The concert was being broadcast live on Swiss radio. In the first movement audience and orchestra concentration was not aided by a microphone wire snapping, causing everyone to look up, anxiously, as microphones swayed.

In the introvert Adagio volume was kept low to accentuate the brass outbursts which came over as thrilling. The strings were burnished in tone in their long lyrical passages. Harding simply let the music unfold.

The performance improved as it went along. There was a spring in the step during the outer parts of the Scherzo and the Concertgebouw displayed a deft charm in the central Ländler section.

The final movement is certainly the most satisfactory and the most approachable. The onset of Bruckner’s mature period can be sensed. Harding kept control of the contrapuntal sections, rhythm never slackened, strings were robust and the final pages thrilled with their blazing brass chorales, evoking the organ, “the king of instruments” of which Bruckner was a master. Harding brought out a few passages I had not heard revealed before but the orchestra, surprisingly, no strangers to Bruckner, were a mite too untidy to make this a great performance.

Harding is virtually unknown to Swiss audiences and his somewhat restrained British gestures fail to give him much gravitas or charisma on the podium. He has a low profile in public. I got the feeling the orchestra was in limbo, perhaps now waiting for Daniele Gatti’s arrival as Principal Conductor in the 2016 season. Mariss Jansons has already taken the status of Conductor Emeritus. Harding will now become Principal Conductor at the Orchestre de Paris.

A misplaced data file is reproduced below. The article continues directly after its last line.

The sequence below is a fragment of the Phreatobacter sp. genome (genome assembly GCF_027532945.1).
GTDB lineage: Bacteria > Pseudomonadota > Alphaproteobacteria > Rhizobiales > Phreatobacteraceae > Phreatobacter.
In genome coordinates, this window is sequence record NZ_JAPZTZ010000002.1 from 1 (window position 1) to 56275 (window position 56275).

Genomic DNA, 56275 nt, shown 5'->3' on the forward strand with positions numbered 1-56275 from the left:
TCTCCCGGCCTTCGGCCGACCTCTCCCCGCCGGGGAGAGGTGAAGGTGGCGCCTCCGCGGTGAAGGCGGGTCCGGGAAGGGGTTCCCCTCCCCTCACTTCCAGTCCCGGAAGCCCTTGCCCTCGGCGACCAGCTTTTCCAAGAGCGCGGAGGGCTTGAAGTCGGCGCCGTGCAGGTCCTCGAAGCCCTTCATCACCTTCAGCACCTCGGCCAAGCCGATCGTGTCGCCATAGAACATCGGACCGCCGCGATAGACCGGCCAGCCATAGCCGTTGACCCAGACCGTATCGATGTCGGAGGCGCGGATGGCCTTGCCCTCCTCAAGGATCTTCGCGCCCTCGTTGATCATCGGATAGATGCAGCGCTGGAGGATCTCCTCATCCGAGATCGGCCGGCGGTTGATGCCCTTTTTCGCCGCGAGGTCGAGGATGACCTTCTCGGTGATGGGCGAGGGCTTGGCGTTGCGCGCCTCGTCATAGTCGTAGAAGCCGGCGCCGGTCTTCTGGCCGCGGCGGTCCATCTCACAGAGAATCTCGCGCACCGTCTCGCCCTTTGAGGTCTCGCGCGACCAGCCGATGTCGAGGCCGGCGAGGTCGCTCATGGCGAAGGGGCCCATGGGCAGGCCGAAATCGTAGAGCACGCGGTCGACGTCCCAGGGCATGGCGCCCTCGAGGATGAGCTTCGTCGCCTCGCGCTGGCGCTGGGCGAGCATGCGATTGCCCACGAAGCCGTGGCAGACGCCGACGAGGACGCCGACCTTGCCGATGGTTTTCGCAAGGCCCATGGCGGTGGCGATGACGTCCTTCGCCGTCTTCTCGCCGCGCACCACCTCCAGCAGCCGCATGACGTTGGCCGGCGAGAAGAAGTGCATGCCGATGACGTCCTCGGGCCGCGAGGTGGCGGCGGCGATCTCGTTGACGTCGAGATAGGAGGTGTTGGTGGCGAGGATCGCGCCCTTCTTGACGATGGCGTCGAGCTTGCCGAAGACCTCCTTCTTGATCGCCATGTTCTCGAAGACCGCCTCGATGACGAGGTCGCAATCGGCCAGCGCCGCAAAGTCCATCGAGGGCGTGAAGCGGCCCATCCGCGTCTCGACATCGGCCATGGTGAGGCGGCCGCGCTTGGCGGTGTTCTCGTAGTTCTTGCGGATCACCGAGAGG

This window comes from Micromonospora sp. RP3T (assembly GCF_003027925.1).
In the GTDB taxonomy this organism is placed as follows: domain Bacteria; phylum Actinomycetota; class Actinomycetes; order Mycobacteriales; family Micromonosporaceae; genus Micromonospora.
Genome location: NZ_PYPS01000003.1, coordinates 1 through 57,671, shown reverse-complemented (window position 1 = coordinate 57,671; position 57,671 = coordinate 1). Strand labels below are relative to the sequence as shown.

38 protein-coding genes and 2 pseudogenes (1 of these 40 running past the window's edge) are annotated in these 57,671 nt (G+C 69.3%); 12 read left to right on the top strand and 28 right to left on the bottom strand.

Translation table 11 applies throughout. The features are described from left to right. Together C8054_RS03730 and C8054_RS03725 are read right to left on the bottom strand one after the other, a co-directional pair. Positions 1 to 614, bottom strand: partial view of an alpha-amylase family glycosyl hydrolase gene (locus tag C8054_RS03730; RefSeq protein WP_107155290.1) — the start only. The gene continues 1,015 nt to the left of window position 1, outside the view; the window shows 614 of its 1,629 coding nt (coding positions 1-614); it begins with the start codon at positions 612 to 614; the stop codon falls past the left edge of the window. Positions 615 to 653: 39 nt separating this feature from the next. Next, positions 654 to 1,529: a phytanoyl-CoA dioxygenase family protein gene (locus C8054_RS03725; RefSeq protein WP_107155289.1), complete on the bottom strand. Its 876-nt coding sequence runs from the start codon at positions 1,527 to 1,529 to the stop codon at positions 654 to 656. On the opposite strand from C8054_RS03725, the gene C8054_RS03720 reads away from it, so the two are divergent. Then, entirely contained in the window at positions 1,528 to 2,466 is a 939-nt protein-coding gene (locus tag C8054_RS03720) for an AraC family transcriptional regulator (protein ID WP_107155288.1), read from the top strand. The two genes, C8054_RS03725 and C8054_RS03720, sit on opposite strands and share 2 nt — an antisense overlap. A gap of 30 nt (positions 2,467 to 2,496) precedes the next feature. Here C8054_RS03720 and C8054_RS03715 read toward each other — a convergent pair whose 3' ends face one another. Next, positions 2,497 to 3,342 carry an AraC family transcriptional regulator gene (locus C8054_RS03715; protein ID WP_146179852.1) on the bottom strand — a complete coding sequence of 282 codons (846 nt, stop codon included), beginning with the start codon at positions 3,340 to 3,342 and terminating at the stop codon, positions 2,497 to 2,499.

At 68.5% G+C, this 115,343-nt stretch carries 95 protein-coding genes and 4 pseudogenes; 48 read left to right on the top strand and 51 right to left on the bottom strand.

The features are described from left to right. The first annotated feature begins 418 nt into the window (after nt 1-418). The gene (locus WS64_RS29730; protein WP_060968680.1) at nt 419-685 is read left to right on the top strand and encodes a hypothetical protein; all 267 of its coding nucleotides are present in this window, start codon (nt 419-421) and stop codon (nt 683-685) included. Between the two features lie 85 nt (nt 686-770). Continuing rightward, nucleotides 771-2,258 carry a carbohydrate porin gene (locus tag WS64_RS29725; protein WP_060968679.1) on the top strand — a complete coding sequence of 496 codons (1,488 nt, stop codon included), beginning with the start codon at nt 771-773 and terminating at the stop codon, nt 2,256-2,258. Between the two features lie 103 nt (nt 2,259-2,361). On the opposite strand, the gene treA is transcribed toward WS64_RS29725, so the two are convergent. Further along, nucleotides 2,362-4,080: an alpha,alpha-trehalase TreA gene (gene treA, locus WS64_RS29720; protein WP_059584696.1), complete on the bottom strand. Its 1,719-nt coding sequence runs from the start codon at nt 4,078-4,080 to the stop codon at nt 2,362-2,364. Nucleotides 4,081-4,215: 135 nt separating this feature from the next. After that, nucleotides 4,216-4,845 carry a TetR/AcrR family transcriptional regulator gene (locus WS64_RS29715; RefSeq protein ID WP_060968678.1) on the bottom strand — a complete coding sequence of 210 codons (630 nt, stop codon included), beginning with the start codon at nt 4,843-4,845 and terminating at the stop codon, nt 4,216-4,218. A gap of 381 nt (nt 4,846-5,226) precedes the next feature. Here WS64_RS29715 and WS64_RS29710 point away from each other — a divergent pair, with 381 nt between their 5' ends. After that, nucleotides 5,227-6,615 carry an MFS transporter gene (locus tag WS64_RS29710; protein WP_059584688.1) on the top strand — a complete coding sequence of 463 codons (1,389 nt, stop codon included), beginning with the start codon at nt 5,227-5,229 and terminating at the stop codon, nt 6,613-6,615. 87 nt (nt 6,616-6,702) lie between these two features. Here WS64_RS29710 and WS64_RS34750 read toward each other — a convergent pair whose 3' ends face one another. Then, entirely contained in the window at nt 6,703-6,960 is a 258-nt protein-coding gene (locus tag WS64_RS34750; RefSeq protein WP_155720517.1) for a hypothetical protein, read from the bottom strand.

John Rhodes

Print Friendly

Comments

Leave a Reply

Recent Reviews

MW

Facebook-button-1

Season Previews

__________________________________
  • NEW! Bampton Classical Opera Celebrates its 25th Anniversary with Nicolò Isouard’s Cinderella __________________________________
  • NEW! Pop-Up Opera’s 2018 Mozart Double Bill __________________________________
  • NEW! Zurich Opera in 2018/2019 __________________________________
  • NEW! Let’s Dance International Frontiers (LDIF) 2018 Celebrates its Eighth Year __________________________________
  • NEW! Gloucester Choral Society’s Hubert Parry’s Centenary Celebrations in May 2018 __________________________________
  • NEW! Chess at the London Coliseum from 26 April for 5 Weeks __________________________________
  • NEW! The Three Choirs Festival 2018: A Preview __________________________________
  • NEW! 2018/19 Season at the Royal Opera House __________________________________
  • NEW! 2018 Cheltenham Music Festival – 30 June to 15 July __________________________________
  • NEW! Staatsoper Unter de Linden in 2018/19 __________________________________